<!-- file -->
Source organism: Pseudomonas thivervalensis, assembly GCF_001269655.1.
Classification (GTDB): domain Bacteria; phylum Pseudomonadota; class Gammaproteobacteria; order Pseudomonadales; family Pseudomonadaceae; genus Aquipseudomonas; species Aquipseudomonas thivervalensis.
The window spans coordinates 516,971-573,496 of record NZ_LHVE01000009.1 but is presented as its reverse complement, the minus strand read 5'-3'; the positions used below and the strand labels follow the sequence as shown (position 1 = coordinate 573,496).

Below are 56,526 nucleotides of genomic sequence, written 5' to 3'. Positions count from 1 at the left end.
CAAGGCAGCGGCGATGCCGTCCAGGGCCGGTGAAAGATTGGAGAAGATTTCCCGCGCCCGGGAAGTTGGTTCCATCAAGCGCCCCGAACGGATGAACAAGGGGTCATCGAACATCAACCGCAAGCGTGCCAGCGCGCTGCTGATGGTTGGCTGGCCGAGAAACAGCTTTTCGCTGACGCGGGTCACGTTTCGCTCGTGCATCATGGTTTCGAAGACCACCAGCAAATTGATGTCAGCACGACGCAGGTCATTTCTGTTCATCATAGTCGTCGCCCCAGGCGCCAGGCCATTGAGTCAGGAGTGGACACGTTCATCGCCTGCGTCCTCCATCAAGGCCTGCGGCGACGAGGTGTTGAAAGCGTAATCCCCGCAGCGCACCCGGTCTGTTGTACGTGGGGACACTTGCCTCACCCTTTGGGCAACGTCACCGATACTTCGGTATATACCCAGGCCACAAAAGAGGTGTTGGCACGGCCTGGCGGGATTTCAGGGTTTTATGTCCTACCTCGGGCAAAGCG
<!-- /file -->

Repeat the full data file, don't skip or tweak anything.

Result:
Source organism: Pseudomonas thivervalensis, assembly GCF_001269655.1.
Classification (GTDB): domain Bacteria; phylum Pseudomonadota; class Gammaproteobacteria; order Pseudomonadales; family Pseudomonadaceae; genus Aquipseudomonas; species Aquipseudomonas thivervalensis.
The window spans coordinates 516,971-573,496 of record NZ_LHVE01000009.1 but is presented as its reverse complement, the minus strand read 5'-3'; the positions used below and the strand labels follow the sequence as shown (position 1 = coordinate 573,496).

Below are 56,526 nucleotides of genomic sequence, written 5' to 3'. Positions count from 1 at the left end.
CAAGGCAGCGGCGATGCCGTCCAGGGCCGGTGAAAGATTGGAGAAGATTTCCCGCGCCCGGGAAGTTGGTTCCATCAAGCGCCCCGAACGGATGAACAAGGGGTCATCGAACATCAACCGCAAGCGTGCCAGCGCGCTGCTGATGGTTGGCTGGCCGAGAAACAGCTTTTCGCTGACGCGGGTCACGTTTCGCTCGTGCATCATGGTTTCGAAGACCACCAGCAAATTGATGTCAGCACGACGCAGGTCATTTCTGTTCATCATAGTCGTCGCCCCAGGCGCCAGGCCATTGAGTCAGGAGTGGACACGTTCATCGCCTGCGTCCTCCATCAAGGCCTGCGGCGACGAGGTGTTGAAAGCGTAATCCCCGCAGCGCACCCGGTCTGTTGTACGTGGGGACACTTGCCTCACCCTTTGGGCAACGTCACCGATACTTCGGTATATACCCAGGCCACAAAAGAGGTGTTGGCACGGCCTGGCGGGATTTCAGGGTTTTATGTCCTACCTCGGGCAAAGCG